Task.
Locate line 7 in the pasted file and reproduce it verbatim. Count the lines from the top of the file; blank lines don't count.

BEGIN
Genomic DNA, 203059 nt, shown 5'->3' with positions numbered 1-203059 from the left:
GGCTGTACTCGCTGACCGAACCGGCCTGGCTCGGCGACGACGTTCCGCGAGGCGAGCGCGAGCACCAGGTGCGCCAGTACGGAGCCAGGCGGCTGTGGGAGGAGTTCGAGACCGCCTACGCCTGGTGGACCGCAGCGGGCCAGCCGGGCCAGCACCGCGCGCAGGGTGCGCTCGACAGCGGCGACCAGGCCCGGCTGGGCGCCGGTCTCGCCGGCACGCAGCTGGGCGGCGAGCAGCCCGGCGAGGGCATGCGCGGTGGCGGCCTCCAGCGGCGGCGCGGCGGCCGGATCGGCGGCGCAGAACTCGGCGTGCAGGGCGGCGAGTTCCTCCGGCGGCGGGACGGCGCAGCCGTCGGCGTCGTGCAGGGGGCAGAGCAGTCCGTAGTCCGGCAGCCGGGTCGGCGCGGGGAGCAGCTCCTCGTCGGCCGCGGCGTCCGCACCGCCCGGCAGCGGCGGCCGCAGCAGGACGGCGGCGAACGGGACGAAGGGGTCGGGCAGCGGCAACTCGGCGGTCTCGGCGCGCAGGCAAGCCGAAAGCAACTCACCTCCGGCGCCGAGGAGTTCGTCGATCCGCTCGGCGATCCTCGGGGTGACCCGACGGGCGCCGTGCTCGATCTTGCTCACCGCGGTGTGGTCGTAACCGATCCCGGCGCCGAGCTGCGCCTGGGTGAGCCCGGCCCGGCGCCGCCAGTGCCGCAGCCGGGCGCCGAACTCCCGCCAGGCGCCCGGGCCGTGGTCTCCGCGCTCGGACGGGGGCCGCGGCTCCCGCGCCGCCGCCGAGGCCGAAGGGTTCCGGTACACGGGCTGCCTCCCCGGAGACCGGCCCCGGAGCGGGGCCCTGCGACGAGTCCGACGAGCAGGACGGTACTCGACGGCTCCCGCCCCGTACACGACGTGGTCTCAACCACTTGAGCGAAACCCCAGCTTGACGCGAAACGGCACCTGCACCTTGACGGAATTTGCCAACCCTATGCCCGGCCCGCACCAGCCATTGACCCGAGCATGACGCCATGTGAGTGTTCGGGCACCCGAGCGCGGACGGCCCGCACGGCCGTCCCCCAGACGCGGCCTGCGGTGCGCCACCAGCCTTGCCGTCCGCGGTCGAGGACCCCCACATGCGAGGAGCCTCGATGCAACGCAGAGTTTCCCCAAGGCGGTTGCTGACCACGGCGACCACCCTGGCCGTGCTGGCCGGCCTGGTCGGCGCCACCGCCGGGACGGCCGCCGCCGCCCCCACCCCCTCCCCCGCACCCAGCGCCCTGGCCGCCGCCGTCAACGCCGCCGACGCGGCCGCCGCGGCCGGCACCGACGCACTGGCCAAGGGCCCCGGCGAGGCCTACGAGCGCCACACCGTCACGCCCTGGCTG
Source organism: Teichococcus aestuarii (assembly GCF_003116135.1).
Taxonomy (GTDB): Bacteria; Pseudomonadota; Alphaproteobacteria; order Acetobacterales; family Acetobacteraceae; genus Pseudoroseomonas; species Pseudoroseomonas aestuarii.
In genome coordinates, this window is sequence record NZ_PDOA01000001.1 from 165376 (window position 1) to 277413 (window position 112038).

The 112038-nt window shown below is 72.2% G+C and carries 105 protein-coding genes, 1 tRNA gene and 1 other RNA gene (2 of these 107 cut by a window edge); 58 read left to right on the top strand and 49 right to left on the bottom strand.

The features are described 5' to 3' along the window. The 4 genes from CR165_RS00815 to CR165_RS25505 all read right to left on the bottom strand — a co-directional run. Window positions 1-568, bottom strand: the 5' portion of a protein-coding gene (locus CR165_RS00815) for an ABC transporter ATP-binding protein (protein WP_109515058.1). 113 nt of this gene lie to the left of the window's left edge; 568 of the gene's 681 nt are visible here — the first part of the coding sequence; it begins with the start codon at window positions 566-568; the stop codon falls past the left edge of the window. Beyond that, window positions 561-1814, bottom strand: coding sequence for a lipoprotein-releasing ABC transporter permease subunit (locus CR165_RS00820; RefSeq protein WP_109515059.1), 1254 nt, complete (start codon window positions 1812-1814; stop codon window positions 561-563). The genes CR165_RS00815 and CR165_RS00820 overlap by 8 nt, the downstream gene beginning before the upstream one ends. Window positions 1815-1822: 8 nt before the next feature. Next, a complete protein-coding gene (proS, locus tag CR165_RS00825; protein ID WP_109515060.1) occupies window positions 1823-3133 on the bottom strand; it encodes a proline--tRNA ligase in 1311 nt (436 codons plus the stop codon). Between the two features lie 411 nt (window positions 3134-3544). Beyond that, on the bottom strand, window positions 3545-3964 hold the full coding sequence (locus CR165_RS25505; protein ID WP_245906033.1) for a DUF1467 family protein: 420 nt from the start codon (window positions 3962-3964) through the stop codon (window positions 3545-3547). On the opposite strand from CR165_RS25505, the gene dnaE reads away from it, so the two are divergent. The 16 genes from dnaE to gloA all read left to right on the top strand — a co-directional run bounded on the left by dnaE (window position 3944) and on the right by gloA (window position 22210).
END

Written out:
The features are described 5' to 3' along the window. The 4 genes from CR165_RS00815 to CR165_RS25505 all read right to left on the bottom strand — a co-directional run. Window positions 1-568, bottom strand: the 5' portion of a protein-coding gene (locus CR165_RS00815) for an ABC transporter ATP-binding protein (protein WP_109515058.1). 113 nt of this gene lie to the left of the window's left edge; 568 of the gene's 681 nt are visible here — the first part of the coding sequence; it begins with the start codon at window positions 566-568; the stop codon falls past the left edge of the window. Beyond that, window positions 561-1814, bottom strand: coding sequence for a lipoprotein-releasing ABC transporter permease subunit (locus CR165_RS00820; RefSeq protein WP_109515059.1), 1254 nt, complete (start codon window positions 1812-1814; stop codon window positions 561-563). The genes CR165_RS00815 and CR165_RS00820 overlap by 8 nt, the downstream gene beginning before the upstream one ends. Window positions 1815-1822: 8 nt before the next feature. Next, a complete protein-coding gene (proS, locus tag CR165_RS00825; protein ID WP_109515060.1) occupies window positions 1823-3133 on the bottom strand; it encodes a proline--tRNA ligase in 1311 nt (436 codons plus the stop codon). Between the two features lie 411 nt (window positions 3134-3544). Beyond that, on the bottom strand, window positions 3545-3964 hold the full coding sequence (locus CR165_RS25505; protein ID WP_245906033.1) for a DUF1467 family protein: 420 nt from the start codon (window positions 3962-3964) through the stop codon (window positions 3545-3547). On the opposite strand from CR165_RS25505, the gene dnaE reads away from it, so the two are divergent. The 16 genes from dnaE to gloA all read left to right on the top strand — a co-directional run bounded on the left by dnaE (window position 3944) and on the right by gloA (window position 22210).